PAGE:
Technology is transforming the lending market in ways that can benefit small businesses—or hurt them if they are not careful. A new breed of online lenders is expanding the funding options for entrepreneurs. They offer speed, ease-of-use and convenience… in some cases you can get your loan approved in less than ten minutes. Because they are not regulated like banks, they can also make riskier loans. The downside: with some lenders, interest rates can be very high and loan terms obscure. (read more)


Another convenient source that small business owners can turn to for unsecured loans are peer-to-peer lending sites, such as Lending Club and Prosper. Also known as marketplace lenders, they match borrowers (individuals and entrepreneurs) with investors (individuals, hedge funds and institutional investors).  The focus is on consumer loans, but many small business owners have migrated to these sites for business borrowing. (read more)


Bank lending to small businesses is down, but it would be even lower were it not for the U.S. Small Business Administration’s loan guaranty program. The SBA does not make the loans itself, nor does it set rates. Rather, the agency guarantees a portion of the loans (up to 85%) made by lenders including banks and microfinance organizations. (read more)


Got a food business? Care about the earth? Run fast to Slow Money, a national nonprofit that works to finance local, sustainable food and agriculture. Much of the action takes place through the 30+ local groups inspired by Slow Money that have created local funding solutions tailored to their particular communities. (read more)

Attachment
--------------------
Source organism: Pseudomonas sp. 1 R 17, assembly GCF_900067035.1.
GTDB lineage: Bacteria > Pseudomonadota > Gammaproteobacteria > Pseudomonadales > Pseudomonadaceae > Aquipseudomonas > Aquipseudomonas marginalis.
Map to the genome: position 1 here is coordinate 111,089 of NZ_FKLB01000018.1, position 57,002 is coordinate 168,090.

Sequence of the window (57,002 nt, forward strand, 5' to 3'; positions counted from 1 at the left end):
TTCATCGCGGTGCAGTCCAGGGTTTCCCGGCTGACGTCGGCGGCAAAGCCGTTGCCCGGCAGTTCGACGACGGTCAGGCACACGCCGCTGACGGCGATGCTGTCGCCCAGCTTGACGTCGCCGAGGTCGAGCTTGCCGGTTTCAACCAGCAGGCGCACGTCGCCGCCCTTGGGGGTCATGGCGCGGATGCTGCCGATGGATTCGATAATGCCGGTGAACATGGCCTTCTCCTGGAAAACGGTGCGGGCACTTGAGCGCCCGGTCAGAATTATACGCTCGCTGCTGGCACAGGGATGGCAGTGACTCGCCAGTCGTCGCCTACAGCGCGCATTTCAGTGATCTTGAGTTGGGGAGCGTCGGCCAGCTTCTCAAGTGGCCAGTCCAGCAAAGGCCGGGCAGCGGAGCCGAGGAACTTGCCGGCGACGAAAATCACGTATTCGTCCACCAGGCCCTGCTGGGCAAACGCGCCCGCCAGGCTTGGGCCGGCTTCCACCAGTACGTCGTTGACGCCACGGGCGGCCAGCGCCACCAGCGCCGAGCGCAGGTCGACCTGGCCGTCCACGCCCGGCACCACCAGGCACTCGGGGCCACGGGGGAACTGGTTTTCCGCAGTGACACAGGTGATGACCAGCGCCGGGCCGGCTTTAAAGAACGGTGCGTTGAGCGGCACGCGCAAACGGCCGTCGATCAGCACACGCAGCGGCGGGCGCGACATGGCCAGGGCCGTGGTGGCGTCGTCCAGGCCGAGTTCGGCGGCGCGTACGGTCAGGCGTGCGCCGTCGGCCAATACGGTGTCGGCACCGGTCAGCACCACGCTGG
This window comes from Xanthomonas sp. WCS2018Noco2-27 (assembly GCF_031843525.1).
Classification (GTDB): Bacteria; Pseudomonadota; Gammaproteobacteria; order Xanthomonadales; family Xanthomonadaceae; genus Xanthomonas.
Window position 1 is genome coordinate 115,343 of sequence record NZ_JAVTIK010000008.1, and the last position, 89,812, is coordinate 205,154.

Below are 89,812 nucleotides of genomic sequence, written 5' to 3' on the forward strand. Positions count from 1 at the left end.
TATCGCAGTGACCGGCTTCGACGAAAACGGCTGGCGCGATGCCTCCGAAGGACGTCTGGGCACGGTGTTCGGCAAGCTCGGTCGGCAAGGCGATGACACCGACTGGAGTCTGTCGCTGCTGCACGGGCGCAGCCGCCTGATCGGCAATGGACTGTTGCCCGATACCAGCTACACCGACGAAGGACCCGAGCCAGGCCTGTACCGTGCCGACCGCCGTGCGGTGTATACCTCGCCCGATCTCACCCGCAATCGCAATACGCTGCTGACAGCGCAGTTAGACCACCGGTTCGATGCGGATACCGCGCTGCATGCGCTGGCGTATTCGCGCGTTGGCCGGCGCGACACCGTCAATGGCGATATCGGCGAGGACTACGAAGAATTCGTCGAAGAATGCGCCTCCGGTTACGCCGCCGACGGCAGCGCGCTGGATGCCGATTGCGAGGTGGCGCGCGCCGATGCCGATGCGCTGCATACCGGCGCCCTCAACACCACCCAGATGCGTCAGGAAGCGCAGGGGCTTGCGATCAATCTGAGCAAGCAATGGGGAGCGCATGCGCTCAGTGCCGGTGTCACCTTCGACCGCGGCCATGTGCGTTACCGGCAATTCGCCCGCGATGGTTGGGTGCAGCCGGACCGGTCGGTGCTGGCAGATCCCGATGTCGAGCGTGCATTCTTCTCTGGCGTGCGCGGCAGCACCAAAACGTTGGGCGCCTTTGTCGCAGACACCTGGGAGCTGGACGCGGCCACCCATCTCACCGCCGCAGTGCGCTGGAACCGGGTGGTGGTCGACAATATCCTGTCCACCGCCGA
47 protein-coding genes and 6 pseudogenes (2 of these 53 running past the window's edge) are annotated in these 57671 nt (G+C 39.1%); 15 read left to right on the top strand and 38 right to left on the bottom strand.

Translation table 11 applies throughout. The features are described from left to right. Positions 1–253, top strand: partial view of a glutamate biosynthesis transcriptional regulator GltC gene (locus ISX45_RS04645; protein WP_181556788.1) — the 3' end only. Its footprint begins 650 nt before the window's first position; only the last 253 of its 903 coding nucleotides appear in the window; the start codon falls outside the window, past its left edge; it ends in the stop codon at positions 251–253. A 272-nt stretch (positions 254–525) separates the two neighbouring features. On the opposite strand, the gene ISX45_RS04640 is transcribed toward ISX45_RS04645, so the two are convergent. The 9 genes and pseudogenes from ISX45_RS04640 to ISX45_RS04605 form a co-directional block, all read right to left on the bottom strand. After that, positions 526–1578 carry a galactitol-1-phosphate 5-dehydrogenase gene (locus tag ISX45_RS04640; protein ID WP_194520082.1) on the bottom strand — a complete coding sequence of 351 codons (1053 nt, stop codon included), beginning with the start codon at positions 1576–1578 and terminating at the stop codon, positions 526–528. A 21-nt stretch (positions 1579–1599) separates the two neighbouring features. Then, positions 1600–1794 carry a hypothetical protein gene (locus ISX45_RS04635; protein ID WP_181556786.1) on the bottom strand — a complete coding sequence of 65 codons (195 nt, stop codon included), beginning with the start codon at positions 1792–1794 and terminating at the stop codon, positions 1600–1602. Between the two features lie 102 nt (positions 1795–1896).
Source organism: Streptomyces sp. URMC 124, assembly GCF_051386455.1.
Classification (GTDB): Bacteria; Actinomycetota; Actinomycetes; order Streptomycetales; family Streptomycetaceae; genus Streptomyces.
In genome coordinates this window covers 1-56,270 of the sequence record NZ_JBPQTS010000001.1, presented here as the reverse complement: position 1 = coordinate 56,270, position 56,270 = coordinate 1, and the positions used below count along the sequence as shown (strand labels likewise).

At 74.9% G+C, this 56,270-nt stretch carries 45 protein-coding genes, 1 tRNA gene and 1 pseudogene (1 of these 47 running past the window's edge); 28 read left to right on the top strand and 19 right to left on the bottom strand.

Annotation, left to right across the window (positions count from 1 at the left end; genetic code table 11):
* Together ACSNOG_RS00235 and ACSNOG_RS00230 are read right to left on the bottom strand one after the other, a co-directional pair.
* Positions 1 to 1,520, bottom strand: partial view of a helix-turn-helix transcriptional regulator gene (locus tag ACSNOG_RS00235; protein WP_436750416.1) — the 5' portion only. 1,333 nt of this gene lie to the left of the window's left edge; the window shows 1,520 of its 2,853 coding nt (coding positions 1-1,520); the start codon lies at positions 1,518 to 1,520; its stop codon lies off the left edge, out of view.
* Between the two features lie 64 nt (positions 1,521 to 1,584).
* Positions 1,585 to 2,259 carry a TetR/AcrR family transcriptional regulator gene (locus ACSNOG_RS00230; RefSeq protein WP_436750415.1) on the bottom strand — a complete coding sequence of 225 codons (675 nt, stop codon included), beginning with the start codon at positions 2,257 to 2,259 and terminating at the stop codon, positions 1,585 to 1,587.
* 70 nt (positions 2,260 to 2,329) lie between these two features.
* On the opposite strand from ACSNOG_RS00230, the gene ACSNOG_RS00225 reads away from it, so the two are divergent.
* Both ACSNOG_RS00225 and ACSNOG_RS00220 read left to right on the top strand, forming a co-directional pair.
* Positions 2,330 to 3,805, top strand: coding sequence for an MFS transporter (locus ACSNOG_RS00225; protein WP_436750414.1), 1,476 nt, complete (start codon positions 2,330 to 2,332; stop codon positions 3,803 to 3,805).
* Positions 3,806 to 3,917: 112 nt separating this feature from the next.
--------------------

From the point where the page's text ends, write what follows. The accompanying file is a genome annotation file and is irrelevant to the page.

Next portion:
No, we’re not talking about hitting your grandma up for money at Sunday dinner. SOUP is a grassroots model of funding—sort of like a pitch fest and a pot luck dinner party rolled into one. The SOUP movement has spread to hundreds of cities around the world. The format varies, but basically entails a group of people showing up for a soup dinner. Each person makes a small donation of $5 or so. The money is put into a pool and awarded at the end of the evening to the local entrepreneur or artist who makes the best pitch. (read more)


Are you ready for the big leagues? Venture capital (VC) is a form of private equity, usually organized as partnerships. VC funds raise money from institutional investors, such as pension funds and endowments, that the VC firm then invests in promising startups. The focus is on early stage companies, but only those with the biggest and most disruptive market potential—think Google, Facebook and Uber.  In return, you give up a hefty chunk of the company and some control. (read more)